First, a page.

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This article in JEQ

  1. Vol. 30 No. 3, p. 798-813
     
    Received: June 28, 1999
    Published: May, 2001


    * Corresponding author(s): oaft@sentex.net
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doi:10.2134/jeq2001.303798x

Pesticide Risk Reduction on Crops in the Province of Ontario

  1. G.J. Gallivana,
  2. G.A. Surgeoner *a and
  3. J. Kovachb
  1. a Dep. of Environmental Biology, Univ. of Guelph, Guelph, ON, Canada N1G 2W1
    b IPM Program, Selby Hall, Ohio State Univ., Wooster, Ohio, 44691

Abstract

We analyzed the changes in pesticide use and risk in the Province of Ontario, Canada, from 1973 to 1998 to monitor the success of Food Systems 2002, a program to reduce pesticide use by 50%. Pesticide risk was calculated by multiplying the amount of pesticide used (kilograms of active ingredient) by the Environmental Impact Quotient (EIQ), a score for the potential risk of pesticides to farmworkers, consumers, and the environment. Pesticide use increased by 46% from 1973 to 1983. From 1983, the baseline year for Food Systems 2002, to 1998, pesticide use decreased by 38.5% and risk declined 39.5%. The reductions in pesticide use and risk were primarily on corn (Zea mays L.) and tobacco (Nicotiana tabacum L.), the crops with the highest pesticide use in 1983. Total pesticide use on soybean [Glycine max (L.) Merr.] did not change, but the mean application rate (kg ha−1) decreased by 57%. Corn and soybean account for 65% of pesticide use, but have a relatively low pesticide use and risk per hectare and per tonne of production. Total pesticide use on tobacco, fruits, and vegetables was lower than on corn or soybean, but the pesticide use and risk per hectare were much higher. Small reductions in pesticide use on corn and soybean may allow a 50% reduction in pesticide use, but greater reductions in risk can be achieved by reducing the use of “high risk” pesticides on fruit and vegetables.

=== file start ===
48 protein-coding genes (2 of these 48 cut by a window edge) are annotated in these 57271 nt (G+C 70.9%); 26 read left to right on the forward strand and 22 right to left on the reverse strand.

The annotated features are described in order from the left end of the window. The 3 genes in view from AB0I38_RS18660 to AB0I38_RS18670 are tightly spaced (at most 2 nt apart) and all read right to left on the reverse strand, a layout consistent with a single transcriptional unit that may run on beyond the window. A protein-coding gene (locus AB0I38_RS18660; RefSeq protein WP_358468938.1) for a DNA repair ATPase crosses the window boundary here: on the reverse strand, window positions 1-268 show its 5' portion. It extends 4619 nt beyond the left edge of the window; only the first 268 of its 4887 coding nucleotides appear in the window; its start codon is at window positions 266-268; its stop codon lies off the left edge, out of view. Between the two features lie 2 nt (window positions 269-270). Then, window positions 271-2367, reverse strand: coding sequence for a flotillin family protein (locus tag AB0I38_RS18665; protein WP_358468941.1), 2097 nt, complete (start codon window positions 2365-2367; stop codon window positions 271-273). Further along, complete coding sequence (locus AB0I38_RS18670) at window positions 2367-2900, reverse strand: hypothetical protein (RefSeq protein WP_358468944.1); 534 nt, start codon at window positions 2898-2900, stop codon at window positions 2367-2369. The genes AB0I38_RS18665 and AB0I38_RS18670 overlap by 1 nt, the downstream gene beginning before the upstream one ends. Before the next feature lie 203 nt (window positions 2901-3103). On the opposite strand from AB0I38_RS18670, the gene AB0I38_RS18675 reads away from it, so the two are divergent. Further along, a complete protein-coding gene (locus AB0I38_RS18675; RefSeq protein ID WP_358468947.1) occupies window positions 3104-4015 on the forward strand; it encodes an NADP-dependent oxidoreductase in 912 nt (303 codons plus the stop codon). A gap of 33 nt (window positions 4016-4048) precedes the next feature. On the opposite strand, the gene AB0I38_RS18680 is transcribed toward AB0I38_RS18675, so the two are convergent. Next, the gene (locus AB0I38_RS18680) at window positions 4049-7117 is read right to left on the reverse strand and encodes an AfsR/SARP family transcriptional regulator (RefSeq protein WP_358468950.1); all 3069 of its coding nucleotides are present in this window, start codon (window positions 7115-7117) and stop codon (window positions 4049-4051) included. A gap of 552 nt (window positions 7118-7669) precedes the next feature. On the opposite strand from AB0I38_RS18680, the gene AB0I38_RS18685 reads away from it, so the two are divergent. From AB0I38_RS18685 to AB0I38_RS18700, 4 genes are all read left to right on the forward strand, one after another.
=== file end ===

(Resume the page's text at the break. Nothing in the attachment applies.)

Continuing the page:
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Copyright © 2001. American Society of Agronomy, Crop Science Society of America, Soil Science SocietyPublished in J. Environ. Qual.30:798–813.